ATLANTA — Many people who use a southwest Atlanta MARTA station are voicing their frustration because there are signs that indicate the station is accessible for the handicapped, but once they get through the gates, they discover it’s anything but.
Channel 2’s Justin Wilfon started to look into the matter Wednesday evening, when he met Gwendolyn Bell.
She told him she needed to get to the emergency room because of her sciatica. But when she got to the Oakland City MARTA station, she hit a roadblock.
Bell couldn’t get onto a MARTA train because the station doesn’t have an elevator, stranding people like her at the top of the stairs.
“That is not convenient for people who are handicapped,” Bell said, hanging on to her walker. “There’s no way I can pick this up and walk those stairs.”
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To many, it appears the station actually does have an elevator. Turns out, it’s just a mirage.
A MARTA representative told Wilfon when MARTA built the station 33 years ago, workers installed the elevator shaft and even a spot for the door, but never finished the job -- likely for financial reasons.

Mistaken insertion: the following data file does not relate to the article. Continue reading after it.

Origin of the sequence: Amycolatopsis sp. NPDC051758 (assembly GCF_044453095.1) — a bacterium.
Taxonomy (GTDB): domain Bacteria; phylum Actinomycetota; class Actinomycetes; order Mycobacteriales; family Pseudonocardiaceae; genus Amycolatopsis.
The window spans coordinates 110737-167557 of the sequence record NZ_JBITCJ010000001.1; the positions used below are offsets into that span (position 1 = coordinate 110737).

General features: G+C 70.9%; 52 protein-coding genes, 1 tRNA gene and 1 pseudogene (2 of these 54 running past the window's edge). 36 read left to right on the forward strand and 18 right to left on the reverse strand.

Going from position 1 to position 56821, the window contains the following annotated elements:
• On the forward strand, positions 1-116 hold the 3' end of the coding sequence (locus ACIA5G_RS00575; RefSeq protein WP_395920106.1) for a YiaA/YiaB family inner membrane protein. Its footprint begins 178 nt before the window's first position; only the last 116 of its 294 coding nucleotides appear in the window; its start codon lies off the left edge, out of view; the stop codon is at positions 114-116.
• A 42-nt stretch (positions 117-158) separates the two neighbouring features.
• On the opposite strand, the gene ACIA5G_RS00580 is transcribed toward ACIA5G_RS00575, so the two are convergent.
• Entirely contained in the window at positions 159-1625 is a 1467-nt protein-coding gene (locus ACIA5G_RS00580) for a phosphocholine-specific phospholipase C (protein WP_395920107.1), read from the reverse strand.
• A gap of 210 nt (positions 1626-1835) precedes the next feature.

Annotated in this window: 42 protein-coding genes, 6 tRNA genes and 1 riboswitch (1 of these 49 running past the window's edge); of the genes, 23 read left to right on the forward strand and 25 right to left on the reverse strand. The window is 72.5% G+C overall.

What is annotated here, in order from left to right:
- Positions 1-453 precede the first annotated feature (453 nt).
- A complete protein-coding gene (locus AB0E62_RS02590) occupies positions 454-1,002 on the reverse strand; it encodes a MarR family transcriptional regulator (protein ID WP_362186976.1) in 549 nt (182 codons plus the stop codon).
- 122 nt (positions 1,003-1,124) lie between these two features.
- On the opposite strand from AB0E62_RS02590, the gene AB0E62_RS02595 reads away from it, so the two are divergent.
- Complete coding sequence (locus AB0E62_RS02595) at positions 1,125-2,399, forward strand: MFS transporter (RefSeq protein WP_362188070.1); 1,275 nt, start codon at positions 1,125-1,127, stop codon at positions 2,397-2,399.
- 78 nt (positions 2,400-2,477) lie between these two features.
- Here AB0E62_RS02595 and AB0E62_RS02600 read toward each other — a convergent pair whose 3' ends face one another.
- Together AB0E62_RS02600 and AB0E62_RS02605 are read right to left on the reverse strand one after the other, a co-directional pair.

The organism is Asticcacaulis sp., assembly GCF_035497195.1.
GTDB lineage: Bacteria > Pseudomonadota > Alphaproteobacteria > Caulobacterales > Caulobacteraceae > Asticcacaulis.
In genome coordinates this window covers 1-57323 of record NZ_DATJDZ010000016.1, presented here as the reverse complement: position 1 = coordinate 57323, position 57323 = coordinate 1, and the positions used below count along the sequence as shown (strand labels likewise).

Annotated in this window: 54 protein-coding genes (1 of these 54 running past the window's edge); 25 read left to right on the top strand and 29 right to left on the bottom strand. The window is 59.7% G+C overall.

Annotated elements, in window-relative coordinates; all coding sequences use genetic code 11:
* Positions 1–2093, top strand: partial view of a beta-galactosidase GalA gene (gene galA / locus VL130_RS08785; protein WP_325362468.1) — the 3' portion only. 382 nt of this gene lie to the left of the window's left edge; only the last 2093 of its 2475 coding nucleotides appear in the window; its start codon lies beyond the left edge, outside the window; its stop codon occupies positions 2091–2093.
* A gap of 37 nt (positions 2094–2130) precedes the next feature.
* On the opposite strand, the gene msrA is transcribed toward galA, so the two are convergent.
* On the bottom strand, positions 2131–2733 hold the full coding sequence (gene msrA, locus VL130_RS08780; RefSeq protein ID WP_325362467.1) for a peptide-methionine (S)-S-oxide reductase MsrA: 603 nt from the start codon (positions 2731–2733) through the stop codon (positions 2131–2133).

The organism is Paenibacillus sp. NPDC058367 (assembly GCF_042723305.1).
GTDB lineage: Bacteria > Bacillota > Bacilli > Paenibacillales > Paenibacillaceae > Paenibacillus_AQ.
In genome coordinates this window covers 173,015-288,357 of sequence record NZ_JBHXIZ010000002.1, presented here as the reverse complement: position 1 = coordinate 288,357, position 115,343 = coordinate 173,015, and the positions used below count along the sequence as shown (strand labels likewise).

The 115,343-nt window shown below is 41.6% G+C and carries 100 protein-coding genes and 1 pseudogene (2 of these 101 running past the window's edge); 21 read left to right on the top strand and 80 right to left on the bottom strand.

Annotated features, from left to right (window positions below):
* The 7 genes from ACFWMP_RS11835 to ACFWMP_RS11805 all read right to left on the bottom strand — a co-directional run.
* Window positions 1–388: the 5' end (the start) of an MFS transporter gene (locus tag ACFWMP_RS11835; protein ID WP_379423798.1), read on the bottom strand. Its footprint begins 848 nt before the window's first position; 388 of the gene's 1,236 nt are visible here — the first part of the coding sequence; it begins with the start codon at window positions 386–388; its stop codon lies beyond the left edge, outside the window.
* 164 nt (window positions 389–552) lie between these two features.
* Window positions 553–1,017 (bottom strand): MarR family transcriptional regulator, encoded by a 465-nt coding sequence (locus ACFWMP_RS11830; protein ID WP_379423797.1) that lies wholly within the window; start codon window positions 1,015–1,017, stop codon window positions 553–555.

“I think it’s very inconvenient. You have people (who) are handicapped, people like me who are carrying luggage and then we have people (who) are pushing strollers,” MARTA rider Edward Davenport told Wilfon.
MARTA sent Wilfon a statement, saying: “We apologize for the inconvenience experienced by MARTA patrons and appreciate their patience.”
MARTA officials said they now plan to install an elevator in the station by this coming summer
-- a project some riders say took 33 years too long to finish.
“MARTA needs to get on the ball,” Bell said.
Handicapped riders hoping to board the train at the station can do it, but they have to go to another part of the station complex a couple of blocks away in order to catch the train.
Cox Media Group